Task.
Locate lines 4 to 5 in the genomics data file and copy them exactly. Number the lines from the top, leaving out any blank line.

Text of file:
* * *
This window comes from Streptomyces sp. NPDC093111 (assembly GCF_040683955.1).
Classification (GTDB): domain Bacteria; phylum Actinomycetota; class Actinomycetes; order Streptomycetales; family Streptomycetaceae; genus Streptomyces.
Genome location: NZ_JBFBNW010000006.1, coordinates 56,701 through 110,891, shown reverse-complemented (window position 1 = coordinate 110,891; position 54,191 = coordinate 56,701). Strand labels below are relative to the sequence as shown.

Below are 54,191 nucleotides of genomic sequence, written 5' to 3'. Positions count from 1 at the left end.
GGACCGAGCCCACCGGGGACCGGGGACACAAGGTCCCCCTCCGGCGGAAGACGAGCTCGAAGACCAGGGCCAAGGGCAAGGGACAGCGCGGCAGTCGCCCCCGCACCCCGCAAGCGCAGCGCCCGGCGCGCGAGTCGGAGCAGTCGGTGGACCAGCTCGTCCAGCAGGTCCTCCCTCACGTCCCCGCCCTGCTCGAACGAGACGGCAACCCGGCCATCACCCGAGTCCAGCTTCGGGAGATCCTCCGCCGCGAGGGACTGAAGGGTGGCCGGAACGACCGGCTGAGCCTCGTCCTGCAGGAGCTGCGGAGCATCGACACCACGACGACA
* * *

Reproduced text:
Below are 54,191 nucleotides of genomic sequence, written 5' to 3'. Positions count from 1 at the left end.
GGACCGAGCCCACCGGGGACCGGGGACACAAGGTCCCCCTCCGGCGGAAGACGAGCTCGAAGACCAGGGCCAAGGGCAAGGGACAGCGCGGCAGTCGCCCCCGCACCCCGCAAGCGCAGCGCCCGGCGCGCGAGTCGGAGCAGTCGGTGGACCAGCTCGTCCAGCAGGTCCTCCCTCACGTCCCCGCCCTGCTCGAACGAGACGGCAACCCGGCCATCACCCGAGTCCAGCTTCGGGAGATCCTCCGCCGCGAGGGACTGAAGGGTGGCCGGAACGACCGGCTGAGCCTCGTCCTGCAGGAGCTGCGGAGCATCGACACCACGACGACA